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Saturday, March 03, 2012

Washington Caucus Preview

Today's Washington Caucus serves as a sort of preview of Super Tuesday. Coming into this past week, Rick Santorum desperately clung onto his remaining momentum. Once on top of Michigan and national polls by double-digits, Santorum's leads evaporated heading into the February 28 contests as he ran neck-and-neck with Mitt Romney. As we now know, Romney won Michigan (and Arizona and Wyoming), and the effects of those wins are seen in the most recently released polls.

If you still don't believe me that Michigan meant every bit as much to Santorum as it did to Romney, the following polls should change your mind. Nationally, Rick Santorum went from holding a 12-point lead in mid-February to a 2-point lead in the last poll taken before the February 28 primaries. Winning Michigan was imperative in slowing that slide. Then, however, he lost Michigan and the other two states. The effects? The two most recent national polls now have him down 12 and 16 points. That's a 25-point fall in about two weeks. Does anyone really think Mitt Romney would be down 16 points nationally if he lost Michigan but won two other states? Not a chance.

Moreover, though there aren't many, let's take a closer look at the Washington polls for today's Washington caucuses. On February 19, Santorum had an 11-point lead. But after his February 28 losses? He's down 5. (If you're curious, the latest poll--from PPP--has Romney 37, Santorum 32, Paul 16, and Gingrich 13. Paul and Gingrich's numbers are relatively unmoved since the February 19 poll.) Perhaps even direr for the Santorum Campaign (yeah, I couldn't believe it wasn't "more dire," either, but I am looking forward to using "direst" after looking all this up) are the polls from the Super Tuesday state getting the most attention--Ohio--which many think is Santorum's last chance to make this a competitive primary beyond March 6. Santorum had an 18-point lead on February 15, which was down to an 11-point lead by February 26. Then Arizona, Wyoming, and Michigan happened. In a Quinnipiac poll taken from February 29 to March 1, his lead fell to 4. In a Rasmussen poll taken solely on the first of March, Santorum's lead has all but evaporated, now reading him with a 2-point lead, well within the margin of error. (Meanwhile, in the last five polls, Gingrich holds in the mid-teens with Paul just a tick above 10.)

There's a lesson here, one I've been trying to explain for the entire primary season. You win a contest in one state, your polls benefit in another. It doesn't matter if it's home states or faraway ones. It doesn't matter if the win is in Maine and the next contest is in Arizona. Wins bring money, momentum, and polling bumps. Santorum's sweep on February 7 was a great example. Romney's on the 28th just reinforces what we already knew.

So how is this a "preview a Super Tuesday," as I claimed in this post's opening line? It's because Santorum still has a viable path to victory. Even with Santorum hemorrhaging what's left of his momentum, what if he can win Washington today? Being down 5 is not an impossible deficit to overcome if one has the more ravenous base. It's one state to focus on, moreover, which can be more easily managed by someone who has a disadvantage in funds. If Santorum does win today, we'll see momentum and money tip back to Santorum. This turn of events, of course, would be hugely significant ahead of Super Tuesday, held only three days from now.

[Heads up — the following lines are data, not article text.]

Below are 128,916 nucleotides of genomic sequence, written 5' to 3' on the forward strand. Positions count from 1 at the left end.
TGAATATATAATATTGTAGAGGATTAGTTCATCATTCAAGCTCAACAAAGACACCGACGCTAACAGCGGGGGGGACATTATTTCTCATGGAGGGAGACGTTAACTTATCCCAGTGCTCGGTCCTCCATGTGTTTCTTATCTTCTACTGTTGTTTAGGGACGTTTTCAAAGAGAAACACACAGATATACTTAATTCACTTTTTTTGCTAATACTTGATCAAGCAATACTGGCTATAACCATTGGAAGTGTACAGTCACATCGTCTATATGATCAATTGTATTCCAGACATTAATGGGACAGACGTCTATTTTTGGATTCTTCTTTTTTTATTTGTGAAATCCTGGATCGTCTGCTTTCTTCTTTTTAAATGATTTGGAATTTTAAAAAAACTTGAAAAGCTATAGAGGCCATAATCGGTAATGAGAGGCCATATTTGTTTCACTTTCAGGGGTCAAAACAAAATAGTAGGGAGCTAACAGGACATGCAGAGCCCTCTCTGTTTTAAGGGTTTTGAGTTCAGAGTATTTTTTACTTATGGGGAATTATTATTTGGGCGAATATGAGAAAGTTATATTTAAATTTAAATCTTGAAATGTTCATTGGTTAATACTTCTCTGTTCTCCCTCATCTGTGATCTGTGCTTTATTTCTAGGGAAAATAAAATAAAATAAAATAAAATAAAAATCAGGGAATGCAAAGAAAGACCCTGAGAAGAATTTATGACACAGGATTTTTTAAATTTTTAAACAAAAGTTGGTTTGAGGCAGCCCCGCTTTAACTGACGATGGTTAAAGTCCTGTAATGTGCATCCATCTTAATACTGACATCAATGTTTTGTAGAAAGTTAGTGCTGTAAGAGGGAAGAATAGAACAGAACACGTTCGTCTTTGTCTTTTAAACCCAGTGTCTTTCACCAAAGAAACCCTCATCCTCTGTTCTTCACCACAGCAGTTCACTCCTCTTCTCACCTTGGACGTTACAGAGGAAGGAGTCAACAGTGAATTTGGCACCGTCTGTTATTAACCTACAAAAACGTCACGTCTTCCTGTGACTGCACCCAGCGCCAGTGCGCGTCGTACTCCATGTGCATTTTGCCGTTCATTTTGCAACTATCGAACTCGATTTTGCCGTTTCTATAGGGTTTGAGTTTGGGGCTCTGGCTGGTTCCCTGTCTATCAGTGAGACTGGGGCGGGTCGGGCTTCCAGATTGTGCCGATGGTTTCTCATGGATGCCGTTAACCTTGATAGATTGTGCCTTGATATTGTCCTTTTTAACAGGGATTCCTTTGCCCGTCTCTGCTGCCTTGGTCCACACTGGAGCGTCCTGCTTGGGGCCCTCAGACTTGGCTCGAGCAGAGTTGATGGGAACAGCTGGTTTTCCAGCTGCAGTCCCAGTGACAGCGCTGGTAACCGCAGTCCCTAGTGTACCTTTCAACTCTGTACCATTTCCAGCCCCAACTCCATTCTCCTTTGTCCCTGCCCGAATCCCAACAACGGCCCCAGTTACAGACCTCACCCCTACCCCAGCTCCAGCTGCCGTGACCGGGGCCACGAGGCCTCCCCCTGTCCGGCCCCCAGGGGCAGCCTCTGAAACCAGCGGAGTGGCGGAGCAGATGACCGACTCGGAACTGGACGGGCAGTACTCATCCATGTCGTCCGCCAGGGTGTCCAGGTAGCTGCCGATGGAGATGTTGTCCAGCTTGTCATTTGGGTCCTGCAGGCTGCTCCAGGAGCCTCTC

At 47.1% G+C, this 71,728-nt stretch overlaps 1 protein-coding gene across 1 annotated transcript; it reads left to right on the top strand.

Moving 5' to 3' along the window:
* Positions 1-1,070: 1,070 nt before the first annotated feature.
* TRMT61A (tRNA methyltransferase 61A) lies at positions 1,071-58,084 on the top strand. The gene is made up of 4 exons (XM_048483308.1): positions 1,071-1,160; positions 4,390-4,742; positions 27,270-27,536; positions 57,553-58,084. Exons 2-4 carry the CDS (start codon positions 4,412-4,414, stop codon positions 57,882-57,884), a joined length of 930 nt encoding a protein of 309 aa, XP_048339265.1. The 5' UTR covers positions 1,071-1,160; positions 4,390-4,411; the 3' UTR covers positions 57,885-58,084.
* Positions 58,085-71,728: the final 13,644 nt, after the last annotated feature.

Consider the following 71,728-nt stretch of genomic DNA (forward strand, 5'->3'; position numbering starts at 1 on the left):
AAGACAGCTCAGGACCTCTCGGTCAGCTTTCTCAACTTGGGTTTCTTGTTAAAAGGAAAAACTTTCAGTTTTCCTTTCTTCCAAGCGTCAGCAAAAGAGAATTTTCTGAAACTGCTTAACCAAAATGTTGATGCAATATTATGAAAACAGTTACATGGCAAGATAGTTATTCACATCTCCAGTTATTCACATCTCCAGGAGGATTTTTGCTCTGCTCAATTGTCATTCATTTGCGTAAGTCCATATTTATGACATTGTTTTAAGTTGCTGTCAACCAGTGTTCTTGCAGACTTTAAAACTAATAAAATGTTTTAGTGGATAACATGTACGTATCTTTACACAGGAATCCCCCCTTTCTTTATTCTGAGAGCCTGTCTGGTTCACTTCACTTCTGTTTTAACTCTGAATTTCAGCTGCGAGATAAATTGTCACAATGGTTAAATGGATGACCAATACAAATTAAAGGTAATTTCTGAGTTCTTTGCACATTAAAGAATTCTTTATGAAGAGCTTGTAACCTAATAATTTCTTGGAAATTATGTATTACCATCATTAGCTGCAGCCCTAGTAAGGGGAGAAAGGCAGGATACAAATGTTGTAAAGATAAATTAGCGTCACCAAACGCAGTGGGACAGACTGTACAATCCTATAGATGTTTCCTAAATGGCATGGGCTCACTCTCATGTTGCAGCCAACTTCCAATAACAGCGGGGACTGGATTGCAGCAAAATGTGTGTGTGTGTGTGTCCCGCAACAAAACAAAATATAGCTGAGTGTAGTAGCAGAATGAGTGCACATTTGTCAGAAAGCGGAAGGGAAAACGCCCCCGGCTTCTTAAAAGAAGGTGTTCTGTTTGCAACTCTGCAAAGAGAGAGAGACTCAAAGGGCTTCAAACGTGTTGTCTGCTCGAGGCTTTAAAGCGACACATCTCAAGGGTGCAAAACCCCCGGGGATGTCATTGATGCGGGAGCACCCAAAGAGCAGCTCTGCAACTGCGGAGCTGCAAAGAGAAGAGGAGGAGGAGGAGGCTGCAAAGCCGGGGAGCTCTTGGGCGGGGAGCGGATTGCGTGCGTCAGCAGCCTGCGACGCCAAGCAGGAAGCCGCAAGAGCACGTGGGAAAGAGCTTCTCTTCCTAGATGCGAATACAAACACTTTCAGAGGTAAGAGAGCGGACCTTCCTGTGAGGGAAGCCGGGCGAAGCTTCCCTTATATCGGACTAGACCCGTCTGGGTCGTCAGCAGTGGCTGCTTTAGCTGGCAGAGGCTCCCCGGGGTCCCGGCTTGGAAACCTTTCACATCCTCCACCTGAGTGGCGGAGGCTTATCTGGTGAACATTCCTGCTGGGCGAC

Remember, Mitt Romney still has two enormous problems. 1) The base has yet to dub him inevitable. It'll happen eventually, as they'll want to take down President Obama in November, but they're waiting as long as possible before anointing the "Massachusetts Moderate." 2) The media desperately wants this race to continue. Nearly every headline and article about the horserace favors Santorum's pleas and pluck, while diminishing the value of Romney's wins and strengths. Thus, if Santorum wins Washington, it will be three days of Santorum spin just for winning the one state, when not five days earlier, Romney won three and got relatively little positive play in the media. Today's caucuses, therefore, could serve as a preview of Super Tuesday because it will show if Santorum has a decent shot at hanging close to Romney on the big day, or if we're just playing out the string of a decided nomination.

Incidentally, today's caucuses don't technically award any delegates. Much like Iowa, Colorado, Minnesota, and Missouri, today's caucuses are large straw polls with no binding power. Of course, that won't stop many news outlets from using the caucuses as a barometer, and CNN, for example, is on record as saying it will use today's results in its delegate estimations.

With tonight's Washington results under our belt, we'll finally be able to take a clear look at the Super Duper Colossal Can't Wait Tuesday. See you tomorrow when we begin a massive three-day preview for the day that should, but might not, decide the nominee.

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